I am a new grad with Autism who has just returned from a fantastic job interview for a part-time receptionist position with my Reena job coach from the Summer Employment Transitions (SET) program. I really want this job. The employer said he will get back to me with his decision in a couple of weeks. Is there anything I can do to influence the interviewer’s decision? What do I do after the interview?
Signed: A Hopeful Candidate
Other than doing the best interview that you can, in the end, you don’t really have any control over the final hiring decisions of employers. However, there are some follow up actions that you can do that might influence the interviewers or at least help your application look good. The advice below is a combination of my discussions with employers as well as the RSES/SET coordinator/job coaches Toni Ekunah and Victor Lam as well as Badawi’s blog in https://www.monster.ca/career-advice/article/Top-ways-to-sabotage-your-interview-follow-up and Cavazos’ blog https://www.ziprecruiter.com/blog/the-right-way-to-follow-up-after-a-job-interview/
- Write and email a thank-you note. This is a MUST. Email the note to the all interviewers in the body within 24 hours from the interview. The suggested email template is to keep it simple, and have someone proofread the email to make sure the grammar and spelling are correct. Don’t rush it. Run spell-check as well. Don’t risk having a mistake in your email. There are many examples of thank you notes on the internet. Here is one:
EMAIL SUBJECT: Follow up from job interview on ____ for receptionist
Thank you for your time to interview me today. I enjoyed meeting you and learning about the exciting position as a receptionist with your company. I’m very interested in this role and I have all the qualifications required including excellent customer service skills as well as organizational skills and MS Office. I look forward to hearing any updates you can share at your convenience.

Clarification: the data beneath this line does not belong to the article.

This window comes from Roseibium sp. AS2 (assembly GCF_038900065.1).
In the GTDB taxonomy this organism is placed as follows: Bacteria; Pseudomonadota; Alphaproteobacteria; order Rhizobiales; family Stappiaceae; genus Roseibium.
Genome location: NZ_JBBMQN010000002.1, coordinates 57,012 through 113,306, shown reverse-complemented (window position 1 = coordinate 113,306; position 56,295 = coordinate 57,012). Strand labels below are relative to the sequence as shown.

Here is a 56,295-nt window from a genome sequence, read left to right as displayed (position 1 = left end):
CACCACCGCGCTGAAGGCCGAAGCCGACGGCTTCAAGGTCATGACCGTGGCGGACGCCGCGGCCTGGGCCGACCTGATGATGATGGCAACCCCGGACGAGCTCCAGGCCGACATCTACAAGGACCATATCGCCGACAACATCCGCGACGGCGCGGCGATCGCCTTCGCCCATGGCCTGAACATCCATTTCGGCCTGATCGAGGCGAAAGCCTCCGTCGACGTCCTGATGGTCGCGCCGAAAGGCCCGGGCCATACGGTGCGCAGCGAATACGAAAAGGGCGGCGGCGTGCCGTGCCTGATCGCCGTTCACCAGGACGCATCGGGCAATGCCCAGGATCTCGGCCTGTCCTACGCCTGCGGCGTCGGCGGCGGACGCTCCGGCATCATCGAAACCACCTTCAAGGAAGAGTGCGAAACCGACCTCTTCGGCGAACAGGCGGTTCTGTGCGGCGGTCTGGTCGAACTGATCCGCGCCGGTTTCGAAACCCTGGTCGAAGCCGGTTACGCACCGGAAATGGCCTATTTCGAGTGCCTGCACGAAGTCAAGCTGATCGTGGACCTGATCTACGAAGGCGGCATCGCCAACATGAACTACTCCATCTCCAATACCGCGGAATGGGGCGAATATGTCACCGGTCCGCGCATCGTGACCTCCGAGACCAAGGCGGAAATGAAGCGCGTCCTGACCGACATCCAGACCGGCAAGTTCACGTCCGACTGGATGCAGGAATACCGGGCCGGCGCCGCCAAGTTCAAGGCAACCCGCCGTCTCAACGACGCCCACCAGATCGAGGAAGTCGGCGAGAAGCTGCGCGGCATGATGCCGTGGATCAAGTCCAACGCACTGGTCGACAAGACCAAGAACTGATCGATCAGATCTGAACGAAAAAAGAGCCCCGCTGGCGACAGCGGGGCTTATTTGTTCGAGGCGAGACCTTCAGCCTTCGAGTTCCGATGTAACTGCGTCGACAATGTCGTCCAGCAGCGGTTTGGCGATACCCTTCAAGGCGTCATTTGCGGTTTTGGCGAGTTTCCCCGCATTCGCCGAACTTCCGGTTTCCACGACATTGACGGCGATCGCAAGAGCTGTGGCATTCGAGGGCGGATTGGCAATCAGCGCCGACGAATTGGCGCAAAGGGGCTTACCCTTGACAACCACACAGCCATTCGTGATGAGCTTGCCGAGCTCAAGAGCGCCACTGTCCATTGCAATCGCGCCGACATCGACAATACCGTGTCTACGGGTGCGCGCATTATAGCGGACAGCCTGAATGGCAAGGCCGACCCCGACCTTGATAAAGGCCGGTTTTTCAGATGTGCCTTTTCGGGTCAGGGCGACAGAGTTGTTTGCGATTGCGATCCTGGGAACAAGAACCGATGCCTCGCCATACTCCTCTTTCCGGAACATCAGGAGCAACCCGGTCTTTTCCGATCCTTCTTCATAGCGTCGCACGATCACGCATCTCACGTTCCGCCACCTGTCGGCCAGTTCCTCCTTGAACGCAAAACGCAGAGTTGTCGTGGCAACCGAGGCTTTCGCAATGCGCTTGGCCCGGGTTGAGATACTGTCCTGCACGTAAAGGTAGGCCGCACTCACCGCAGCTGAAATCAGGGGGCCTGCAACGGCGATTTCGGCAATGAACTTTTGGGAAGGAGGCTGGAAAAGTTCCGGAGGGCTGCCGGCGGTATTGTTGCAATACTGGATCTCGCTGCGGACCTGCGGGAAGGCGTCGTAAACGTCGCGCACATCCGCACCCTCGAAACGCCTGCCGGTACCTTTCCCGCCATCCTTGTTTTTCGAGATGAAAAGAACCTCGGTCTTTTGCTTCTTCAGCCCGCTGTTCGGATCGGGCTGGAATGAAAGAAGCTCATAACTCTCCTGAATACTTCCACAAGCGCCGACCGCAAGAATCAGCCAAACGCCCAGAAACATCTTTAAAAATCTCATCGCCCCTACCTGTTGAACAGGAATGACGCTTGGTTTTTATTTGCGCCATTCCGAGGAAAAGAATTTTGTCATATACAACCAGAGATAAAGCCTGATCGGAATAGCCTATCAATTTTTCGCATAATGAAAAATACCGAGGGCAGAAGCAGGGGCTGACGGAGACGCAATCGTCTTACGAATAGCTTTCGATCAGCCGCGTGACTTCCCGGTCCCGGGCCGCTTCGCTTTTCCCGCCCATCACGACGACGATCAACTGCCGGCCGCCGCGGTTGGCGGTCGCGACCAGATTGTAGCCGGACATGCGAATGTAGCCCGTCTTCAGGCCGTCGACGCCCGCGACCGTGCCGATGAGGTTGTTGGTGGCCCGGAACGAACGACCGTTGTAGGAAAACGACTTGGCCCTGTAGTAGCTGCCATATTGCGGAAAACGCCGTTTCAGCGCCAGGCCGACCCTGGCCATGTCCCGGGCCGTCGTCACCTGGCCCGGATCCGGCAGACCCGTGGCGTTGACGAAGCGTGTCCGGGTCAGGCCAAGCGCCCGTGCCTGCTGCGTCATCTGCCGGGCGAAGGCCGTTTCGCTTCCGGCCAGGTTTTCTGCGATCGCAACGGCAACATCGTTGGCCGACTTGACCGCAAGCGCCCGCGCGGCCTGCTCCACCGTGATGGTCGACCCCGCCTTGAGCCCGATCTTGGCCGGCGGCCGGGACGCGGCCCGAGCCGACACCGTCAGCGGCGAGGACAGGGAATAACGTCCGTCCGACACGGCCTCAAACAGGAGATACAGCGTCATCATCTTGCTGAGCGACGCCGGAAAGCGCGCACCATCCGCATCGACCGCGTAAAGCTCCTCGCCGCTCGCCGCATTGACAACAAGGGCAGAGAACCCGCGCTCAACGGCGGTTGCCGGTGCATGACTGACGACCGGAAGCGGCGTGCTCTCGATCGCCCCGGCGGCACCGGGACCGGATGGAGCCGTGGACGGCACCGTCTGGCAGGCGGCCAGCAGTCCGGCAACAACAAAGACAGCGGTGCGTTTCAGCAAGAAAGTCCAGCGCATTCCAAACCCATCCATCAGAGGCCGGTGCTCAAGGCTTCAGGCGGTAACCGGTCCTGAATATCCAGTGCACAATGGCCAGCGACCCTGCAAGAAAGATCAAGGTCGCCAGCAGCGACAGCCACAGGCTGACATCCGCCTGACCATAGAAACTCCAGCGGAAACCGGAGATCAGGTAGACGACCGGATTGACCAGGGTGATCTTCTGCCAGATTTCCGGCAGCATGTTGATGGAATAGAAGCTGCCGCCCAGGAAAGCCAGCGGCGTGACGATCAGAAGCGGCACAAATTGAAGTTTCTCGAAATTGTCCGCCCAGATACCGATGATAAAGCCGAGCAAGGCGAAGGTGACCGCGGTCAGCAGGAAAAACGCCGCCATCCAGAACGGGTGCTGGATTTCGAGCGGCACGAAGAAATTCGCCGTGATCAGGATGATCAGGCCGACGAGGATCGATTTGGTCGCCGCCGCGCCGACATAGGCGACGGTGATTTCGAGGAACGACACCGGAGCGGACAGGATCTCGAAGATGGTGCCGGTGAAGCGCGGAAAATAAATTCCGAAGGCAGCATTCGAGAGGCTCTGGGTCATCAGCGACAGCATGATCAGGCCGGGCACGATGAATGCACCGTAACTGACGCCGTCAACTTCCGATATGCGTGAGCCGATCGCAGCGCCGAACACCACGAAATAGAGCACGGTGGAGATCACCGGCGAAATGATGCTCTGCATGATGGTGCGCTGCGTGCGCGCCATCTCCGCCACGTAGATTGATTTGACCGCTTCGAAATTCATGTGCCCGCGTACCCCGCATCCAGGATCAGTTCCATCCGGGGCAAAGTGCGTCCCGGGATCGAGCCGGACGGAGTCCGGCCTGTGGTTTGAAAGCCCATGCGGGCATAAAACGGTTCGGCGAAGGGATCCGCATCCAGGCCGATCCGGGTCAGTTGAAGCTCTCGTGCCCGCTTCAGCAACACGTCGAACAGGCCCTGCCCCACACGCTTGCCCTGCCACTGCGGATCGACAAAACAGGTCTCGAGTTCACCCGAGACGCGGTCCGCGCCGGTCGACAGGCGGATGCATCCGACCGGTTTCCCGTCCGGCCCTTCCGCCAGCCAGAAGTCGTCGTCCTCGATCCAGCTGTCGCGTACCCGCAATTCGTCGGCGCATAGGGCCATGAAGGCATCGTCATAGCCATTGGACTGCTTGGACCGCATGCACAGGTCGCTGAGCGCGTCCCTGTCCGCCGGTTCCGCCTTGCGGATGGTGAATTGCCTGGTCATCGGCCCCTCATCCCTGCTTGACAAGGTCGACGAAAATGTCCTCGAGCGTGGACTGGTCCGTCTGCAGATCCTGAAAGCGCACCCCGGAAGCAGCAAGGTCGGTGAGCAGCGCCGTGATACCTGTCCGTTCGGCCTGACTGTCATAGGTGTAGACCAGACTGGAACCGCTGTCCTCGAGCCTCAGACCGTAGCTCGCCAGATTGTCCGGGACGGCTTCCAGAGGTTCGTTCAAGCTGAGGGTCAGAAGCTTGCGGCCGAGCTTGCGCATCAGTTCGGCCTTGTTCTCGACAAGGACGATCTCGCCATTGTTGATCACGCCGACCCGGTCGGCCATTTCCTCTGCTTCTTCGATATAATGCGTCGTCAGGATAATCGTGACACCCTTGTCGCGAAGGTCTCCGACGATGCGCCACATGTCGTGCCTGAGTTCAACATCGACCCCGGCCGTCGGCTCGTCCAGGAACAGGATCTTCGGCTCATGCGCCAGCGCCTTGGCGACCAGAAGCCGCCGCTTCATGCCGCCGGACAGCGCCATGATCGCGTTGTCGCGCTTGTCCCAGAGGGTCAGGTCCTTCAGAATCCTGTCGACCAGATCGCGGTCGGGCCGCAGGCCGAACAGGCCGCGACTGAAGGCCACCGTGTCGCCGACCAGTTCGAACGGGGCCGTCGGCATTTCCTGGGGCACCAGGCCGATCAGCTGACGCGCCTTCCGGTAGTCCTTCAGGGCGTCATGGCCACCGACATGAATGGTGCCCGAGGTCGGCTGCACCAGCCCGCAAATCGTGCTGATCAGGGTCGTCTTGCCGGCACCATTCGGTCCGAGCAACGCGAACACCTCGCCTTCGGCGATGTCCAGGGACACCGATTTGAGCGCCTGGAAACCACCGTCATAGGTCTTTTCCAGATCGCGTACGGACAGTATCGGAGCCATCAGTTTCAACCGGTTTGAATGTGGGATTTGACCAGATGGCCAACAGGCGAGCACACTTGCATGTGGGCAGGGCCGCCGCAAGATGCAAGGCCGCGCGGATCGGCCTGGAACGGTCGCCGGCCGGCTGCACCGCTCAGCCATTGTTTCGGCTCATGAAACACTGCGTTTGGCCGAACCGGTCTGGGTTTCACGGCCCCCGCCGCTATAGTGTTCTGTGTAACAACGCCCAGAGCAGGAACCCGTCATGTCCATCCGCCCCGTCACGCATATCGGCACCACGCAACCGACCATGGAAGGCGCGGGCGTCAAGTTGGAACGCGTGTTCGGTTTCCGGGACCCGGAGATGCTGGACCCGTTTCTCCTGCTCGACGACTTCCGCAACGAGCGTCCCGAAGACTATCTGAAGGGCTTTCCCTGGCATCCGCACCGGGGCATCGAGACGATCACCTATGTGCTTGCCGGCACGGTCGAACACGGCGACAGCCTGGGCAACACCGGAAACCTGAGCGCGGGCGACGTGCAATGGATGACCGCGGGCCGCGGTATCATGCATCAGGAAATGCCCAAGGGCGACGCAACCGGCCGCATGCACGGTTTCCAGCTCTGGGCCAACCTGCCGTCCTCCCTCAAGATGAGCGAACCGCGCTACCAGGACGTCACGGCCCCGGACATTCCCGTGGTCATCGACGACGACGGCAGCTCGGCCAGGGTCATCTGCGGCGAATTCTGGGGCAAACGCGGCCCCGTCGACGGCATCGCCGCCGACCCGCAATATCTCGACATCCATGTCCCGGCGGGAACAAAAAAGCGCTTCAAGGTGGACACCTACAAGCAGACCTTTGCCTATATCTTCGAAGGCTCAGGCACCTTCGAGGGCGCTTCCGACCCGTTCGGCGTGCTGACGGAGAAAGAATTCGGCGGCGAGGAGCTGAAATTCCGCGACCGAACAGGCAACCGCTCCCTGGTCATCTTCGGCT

Thank you again.
YOUR FULL NAME
TELEPHONE / EMAIL
- Follow up/Check-in. There is always a danger of following up too often and becoming annoying to the employer. Figuring out when—and how often—to check in with a hiring manager is tricky. You don’t want to sound desperate, pushy or anxious to the employer because this could turn them off. Unless the interviewer has agreed in your meeting or given you a specific date to follow up and/or receive a final decision, hold off. Some articles suggest that you you’re your first follow-up email five business days after the interview if you were not told when to expect feedback. Remember – delays do happen and the decision-making process takes time.
- Talking about the interview on social media. It’s important to keep your references informed about your interview, your job coaches and anyone else who is helping you with your job search. And, if you were referred by an employee at the company, then keep him or her updated. Otherwise, I would keep it confidential and I would definitely not post anything on social media. You never know if an employee including the interviewers are looking at your social media accounts after the interview, especially on LinkedIn.
- Don’t stop your job search. Just because your interview went well doesn’t mean you will get a job offer. That means your job search isn’t finished. Cavazos warns that “no matter how well you write your interview follow up email, it isn’t going to get a company to move its process faster, bypass delays, skip over other candidates, etc. This is why you should keep applying for jobs, because you never know if a company is interviewing 10 other people, considering promoting an internal candidate, or any number of other things that could cost you the job.” Remember – delays do happen and the decision-making process takes time. So the best thing to do while waiting for a status update is apply for more jobs and try to get more interviews scheduled. You shouldn’t stop doing this until you’ve signed a job offer!
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